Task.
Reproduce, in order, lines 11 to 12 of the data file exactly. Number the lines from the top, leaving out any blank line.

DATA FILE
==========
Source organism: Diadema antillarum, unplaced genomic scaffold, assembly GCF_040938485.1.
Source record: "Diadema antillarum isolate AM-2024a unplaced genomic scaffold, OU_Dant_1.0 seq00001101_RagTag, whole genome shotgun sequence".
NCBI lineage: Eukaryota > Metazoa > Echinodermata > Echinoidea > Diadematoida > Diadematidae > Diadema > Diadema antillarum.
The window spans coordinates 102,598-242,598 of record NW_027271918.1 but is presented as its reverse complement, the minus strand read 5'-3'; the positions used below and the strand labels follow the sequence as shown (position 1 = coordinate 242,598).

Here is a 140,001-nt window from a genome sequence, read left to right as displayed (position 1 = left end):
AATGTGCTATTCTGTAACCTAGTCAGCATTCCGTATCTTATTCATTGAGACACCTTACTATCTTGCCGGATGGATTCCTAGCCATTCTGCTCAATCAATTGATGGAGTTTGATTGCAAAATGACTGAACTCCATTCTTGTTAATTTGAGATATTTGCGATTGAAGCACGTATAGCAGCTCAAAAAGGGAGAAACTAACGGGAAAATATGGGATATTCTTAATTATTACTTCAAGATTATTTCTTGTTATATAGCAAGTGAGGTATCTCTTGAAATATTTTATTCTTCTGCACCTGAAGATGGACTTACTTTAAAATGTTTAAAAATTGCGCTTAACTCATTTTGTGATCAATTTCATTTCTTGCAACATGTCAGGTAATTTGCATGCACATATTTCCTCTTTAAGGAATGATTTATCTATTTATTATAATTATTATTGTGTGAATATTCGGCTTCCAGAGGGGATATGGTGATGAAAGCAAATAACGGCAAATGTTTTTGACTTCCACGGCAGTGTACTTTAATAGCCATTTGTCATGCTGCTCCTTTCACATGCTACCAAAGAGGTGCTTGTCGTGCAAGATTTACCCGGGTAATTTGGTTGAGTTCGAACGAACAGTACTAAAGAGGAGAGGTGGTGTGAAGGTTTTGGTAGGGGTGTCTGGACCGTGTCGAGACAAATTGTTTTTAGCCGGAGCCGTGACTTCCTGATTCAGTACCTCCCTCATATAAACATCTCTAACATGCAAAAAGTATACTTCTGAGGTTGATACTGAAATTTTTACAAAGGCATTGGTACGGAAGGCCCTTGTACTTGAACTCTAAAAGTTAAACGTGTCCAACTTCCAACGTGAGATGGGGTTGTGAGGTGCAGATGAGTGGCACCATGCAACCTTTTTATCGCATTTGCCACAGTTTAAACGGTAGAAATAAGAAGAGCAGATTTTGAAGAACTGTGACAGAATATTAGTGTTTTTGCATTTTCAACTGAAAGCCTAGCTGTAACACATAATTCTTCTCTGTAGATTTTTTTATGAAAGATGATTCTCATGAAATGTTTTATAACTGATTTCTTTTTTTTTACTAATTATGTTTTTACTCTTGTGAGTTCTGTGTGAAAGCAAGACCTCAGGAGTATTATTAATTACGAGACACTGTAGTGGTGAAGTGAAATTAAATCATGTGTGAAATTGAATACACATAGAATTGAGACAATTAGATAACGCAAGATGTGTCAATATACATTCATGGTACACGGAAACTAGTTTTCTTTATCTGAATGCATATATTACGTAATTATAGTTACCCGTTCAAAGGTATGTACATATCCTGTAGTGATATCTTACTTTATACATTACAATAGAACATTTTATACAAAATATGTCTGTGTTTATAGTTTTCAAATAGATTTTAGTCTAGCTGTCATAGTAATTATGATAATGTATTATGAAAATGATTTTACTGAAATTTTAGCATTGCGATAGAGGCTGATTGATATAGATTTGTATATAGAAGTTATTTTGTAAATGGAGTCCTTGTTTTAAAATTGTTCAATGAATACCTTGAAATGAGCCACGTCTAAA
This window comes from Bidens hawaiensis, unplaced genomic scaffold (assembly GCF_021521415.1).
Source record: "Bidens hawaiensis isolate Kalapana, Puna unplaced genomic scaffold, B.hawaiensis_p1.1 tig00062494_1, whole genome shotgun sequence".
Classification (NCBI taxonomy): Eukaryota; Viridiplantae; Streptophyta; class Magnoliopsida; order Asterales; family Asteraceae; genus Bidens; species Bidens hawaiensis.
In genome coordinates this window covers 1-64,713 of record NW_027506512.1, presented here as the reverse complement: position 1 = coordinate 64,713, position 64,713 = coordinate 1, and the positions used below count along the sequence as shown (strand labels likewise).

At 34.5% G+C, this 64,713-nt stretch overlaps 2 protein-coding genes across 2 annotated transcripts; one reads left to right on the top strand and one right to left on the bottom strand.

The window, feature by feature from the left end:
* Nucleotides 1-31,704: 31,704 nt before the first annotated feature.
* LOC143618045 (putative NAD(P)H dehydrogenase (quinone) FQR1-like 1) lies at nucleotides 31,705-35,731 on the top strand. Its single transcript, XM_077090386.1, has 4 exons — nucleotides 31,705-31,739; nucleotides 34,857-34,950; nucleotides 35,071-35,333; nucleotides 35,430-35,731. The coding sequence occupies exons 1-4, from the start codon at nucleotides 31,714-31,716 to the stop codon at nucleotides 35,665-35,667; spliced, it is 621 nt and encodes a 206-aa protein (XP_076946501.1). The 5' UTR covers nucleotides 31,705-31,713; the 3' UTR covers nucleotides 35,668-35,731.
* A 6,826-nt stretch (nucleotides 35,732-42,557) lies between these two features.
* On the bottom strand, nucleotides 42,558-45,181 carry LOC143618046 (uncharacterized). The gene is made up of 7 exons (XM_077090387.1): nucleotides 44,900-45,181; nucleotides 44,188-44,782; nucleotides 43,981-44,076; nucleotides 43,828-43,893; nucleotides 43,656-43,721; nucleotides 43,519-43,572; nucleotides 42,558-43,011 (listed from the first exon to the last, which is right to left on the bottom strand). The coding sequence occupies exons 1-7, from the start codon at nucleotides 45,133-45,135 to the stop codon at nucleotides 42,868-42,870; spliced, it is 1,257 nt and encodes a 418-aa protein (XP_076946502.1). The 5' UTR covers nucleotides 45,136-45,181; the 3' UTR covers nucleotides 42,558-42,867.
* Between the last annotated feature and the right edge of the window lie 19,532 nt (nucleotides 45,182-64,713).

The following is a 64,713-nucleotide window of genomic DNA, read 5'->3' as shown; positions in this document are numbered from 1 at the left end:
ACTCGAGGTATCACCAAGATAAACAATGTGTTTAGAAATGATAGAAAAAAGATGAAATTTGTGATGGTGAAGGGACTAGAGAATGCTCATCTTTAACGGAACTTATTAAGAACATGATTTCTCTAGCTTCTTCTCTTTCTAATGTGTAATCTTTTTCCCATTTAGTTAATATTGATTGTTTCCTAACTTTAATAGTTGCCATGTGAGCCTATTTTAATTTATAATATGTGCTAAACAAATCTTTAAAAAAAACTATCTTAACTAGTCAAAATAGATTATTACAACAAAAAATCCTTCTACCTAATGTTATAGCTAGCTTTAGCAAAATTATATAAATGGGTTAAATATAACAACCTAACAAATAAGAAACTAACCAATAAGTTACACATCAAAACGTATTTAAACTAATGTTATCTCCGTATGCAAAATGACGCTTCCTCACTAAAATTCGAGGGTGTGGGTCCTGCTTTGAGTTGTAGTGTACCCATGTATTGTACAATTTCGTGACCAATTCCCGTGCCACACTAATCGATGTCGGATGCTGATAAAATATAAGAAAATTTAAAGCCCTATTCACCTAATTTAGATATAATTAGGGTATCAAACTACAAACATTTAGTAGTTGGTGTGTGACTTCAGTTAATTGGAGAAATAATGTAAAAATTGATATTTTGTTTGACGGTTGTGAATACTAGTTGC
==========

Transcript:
At 34.5% G+C, this 64,713-nt stretch overlaps 2 protein-coding genes across 2 annotated transcripts; one reads left to right on the top strand and one right to left on the bottom strand.

The window, feature by feature from the left end: